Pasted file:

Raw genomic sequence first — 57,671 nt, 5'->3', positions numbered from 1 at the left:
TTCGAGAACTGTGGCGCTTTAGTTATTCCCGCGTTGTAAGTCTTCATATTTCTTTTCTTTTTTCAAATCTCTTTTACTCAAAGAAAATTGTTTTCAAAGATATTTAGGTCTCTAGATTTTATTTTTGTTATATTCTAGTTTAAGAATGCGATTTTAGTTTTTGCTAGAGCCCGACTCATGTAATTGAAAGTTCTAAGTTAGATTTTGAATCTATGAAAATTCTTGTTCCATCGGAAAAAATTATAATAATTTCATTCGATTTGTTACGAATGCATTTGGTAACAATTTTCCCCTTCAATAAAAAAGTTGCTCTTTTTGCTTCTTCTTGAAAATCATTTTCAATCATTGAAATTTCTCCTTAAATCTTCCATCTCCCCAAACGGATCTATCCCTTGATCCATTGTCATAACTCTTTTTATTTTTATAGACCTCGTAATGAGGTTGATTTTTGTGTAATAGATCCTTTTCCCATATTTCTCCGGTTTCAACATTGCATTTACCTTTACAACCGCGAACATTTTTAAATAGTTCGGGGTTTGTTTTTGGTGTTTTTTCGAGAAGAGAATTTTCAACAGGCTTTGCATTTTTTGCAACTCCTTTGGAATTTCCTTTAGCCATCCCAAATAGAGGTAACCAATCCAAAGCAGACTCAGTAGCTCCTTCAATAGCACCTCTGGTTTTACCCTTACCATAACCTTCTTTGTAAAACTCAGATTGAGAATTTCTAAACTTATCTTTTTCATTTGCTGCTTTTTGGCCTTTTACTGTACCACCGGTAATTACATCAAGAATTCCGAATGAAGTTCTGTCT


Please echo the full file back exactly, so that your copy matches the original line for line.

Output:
Raw genomic sequence first — 57,671 nt, 5'->3', positions numbered from 1 at the left:
TTCGAGAACTGTGGCGCTTTAGTTATTCCCGCGTTGTAAGTCTTCATATTTCTTTTCTTTTTTCAAATCTCTTTTACTCAAAGAAAATTGTTTTCAAAGATATTTAGGTCTCTAGATTTTATTTTTGTTATATTCTAGTTTAAGAATGCGATTTTAGTTTTTGCTAGAGCCCGACTCATGTAATTGAAAGTTCTAAGTTAGATTTTGAATCTATGAAAATTCTTGTTCCATCGGAAAAAATTATAATAATTTCATTCGATTTGTTACGAATGCATTTGGTAACAATTTTCCCCTTCAATAAAAAAGTTGCTCTTTTTGCTTCTTCTTGAAAATCATTTTCAATCATTGAAATTTCTCCTTAAATCTTCCATCTCCCCAAACGGATCTATCCCTTGATCCATTGTCATAACTCTTTTTATTTTTATAGACCTCGTAATGAGGTTGATTTTTGTGTAATAGATCCTTTTCCCATATTTCTCCGGTTTCAACATTGCATTTACCTTTACAACCGCGAACATTTTTAAATAGTTCGGGGTTTGTTTTTGGTGTTTTTTCGAGAAGAGAATTTTCAACAGGCTTTGCATTTTTTGCAACTCCTTTGGAATTTCCTTTAGCCATCCCAAATAGAGGTAACCAATCCAAAGCAGACTCAGTAGCTCCTTCAATAGCACCTCTGGTTTTACCCTTACCATAACCTTCTTTGTAAAACTCAGATTGAGAATTTCTAAACTTATCTTTTTCATTTGCTGCTTTTTGGCCTTTTACTGTACCACCGGTAATTACATCAAGAATTCCGAATGAAGTTCTGTCT